Wedding Meals and Cakes

Appears in

Oxford Companion to Food

Oxford Companion to Food

By Alan Davidson

Published 2014

  • About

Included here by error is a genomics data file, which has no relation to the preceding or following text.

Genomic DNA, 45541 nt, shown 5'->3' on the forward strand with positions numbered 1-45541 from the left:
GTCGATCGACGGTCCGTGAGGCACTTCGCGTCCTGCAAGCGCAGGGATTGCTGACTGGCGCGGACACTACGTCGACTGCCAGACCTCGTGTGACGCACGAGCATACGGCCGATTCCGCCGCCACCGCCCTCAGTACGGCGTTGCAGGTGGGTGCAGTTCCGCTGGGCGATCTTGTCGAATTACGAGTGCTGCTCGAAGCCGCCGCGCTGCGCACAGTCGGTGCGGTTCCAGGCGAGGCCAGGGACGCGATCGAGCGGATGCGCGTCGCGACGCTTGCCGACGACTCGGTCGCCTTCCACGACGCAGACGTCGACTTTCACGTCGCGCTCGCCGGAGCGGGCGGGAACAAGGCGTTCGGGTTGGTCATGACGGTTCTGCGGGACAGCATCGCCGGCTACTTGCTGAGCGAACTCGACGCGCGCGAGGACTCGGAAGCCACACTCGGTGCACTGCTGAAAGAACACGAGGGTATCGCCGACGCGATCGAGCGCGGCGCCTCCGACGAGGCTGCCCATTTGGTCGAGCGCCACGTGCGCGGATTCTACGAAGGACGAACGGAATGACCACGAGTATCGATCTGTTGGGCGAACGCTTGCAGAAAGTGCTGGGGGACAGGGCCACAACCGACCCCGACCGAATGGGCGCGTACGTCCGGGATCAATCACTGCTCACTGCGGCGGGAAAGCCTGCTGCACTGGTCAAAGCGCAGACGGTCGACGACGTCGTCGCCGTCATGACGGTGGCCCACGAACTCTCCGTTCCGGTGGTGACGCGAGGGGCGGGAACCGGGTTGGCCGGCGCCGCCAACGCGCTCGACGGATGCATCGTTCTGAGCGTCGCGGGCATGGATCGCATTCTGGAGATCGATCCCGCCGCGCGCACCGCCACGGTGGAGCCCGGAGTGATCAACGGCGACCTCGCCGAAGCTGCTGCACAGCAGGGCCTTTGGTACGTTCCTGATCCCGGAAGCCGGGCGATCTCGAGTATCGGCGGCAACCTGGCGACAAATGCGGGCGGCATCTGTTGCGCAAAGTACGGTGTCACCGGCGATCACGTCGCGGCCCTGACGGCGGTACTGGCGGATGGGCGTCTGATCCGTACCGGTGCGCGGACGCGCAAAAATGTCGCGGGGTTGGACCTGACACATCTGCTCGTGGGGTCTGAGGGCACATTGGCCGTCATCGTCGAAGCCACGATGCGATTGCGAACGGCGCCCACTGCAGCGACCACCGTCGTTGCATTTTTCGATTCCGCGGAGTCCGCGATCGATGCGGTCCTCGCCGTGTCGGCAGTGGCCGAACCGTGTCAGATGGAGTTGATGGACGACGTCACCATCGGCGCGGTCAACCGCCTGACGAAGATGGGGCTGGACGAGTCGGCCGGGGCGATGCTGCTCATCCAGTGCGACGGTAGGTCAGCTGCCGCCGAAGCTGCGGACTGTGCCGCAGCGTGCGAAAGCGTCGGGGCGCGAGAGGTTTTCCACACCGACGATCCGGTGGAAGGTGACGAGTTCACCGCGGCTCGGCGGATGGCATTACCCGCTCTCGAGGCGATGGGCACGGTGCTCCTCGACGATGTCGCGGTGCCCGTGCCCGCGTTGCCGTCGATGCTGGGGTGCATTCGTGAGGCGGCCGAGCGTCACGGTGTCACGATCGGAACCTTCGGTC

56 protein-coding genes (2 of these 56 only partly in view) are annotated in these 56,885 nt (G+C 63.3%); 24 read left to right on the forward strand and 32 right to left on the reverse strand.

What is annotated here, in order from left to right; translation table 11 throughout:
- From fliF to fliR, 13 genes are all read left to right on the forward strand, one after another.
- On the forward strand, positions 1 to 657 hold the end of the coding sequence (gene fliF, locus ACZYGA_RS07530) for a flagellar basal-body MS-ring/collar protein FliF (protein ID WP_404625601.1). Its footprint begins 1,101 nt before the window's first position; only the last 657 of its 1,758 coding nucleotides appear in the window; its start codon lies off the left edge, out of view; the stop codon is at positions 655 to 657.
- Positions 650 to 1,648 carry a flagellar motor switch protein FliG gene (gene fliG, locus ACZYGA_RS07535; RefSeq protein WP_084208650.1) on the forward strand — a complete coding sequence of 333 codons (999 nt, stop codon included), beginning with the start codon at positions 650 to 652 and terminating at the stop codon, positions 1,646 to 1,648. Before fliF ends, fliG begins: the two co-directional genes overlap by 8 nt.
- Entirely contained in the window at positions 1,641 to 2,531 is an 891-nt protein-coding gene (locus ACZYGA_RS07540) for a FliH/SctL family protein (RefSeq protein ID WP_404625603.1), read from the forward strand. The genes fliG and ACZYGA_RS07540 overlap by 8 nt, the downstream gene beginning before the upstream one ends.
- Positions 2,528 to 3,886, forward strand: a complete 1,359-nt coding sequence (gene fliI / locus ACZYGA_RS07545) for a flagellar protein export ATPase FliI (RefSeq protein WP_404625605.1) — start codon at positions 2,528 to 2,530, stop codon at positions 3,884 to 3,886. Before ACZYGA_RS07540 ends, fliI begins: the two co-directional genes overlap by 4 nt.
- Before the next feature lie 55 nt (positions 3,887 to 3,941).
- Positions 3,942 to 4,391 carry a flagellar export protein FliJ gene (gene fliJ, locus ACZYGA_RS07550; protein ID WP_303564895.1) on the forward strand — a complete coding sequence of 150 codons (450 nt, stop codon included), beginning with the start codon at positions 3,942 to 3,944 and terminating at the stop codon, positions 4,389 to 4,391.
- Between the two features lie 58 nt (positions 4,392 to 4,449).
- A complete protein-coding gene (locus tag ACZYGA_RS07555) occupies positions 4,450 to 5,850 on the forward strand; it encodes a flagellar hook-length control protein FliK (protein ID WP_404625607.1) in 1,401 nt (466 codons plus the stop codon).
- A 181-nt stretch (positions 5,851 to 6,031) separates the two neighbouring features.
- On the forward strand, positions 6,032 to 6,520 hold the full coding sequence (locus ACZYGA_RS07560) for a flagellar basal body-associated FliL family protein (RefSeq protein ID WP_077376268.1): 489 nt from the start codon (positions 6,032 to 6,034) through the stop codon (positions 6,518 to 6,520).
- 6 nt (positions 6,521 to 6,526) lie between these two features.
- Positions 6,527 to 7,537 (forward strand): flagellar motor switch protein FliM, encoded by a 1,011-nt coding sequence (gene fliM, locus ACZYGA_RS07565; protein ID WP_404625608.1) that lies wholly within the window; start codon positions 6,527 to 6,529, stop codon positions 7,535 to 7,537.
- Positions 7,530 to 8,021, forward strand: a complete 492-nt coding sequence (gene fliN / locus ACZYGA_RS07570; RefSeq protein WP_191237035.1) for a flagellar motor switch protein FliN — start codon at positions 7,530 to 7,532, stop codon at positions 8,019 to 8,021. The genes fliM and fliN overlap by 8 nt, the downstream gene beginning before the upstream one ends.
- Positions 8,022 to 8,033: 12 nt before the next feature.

Wedding Meals and Cakes vary widely around the world. In medieval Europe some of the greatest feasts, and those which were recorded in detail, were wedding feasts extending over several days. That type of extended wedding feast still exists in some Asian countries—among the Uzbeks, for example, no slouches when it comes to celebration, the palaw-masters bring their biggest cooking pans for a guest list that should extend to ‘seven neighbourhoods’—but western junkettings are now usually focused on a single meal (quaintly termed ‘wedding breakfast’ in England, no matter at what time of day, on the ground that the bride and bridegroom are breaking their fast for the first time as man and wife). Aspects of the history of the British wedding ceremony with its attendant procession and bride cake are covered in Mason (2002) while the feasting is placed in its ritual context by Cressy (1997). Elsewhere, foodstuffs deemed suitable for wedding feasts abound, from profiteroles turned into croquembouches in France, to hamaguri (clams) in Japan, marzipan lowzina sweetmeats in Iraq, laddu, firni, and payasam in India, kiribath in sri Lanka, and ginkgo nuts in China. And foods, of course, were also thrown at the happy couple as confetti or sugar almonds (or, in ancient Rome, walnuts): at least in part, this is connected to the ancient custom of breaking a loaf over the bride’s head.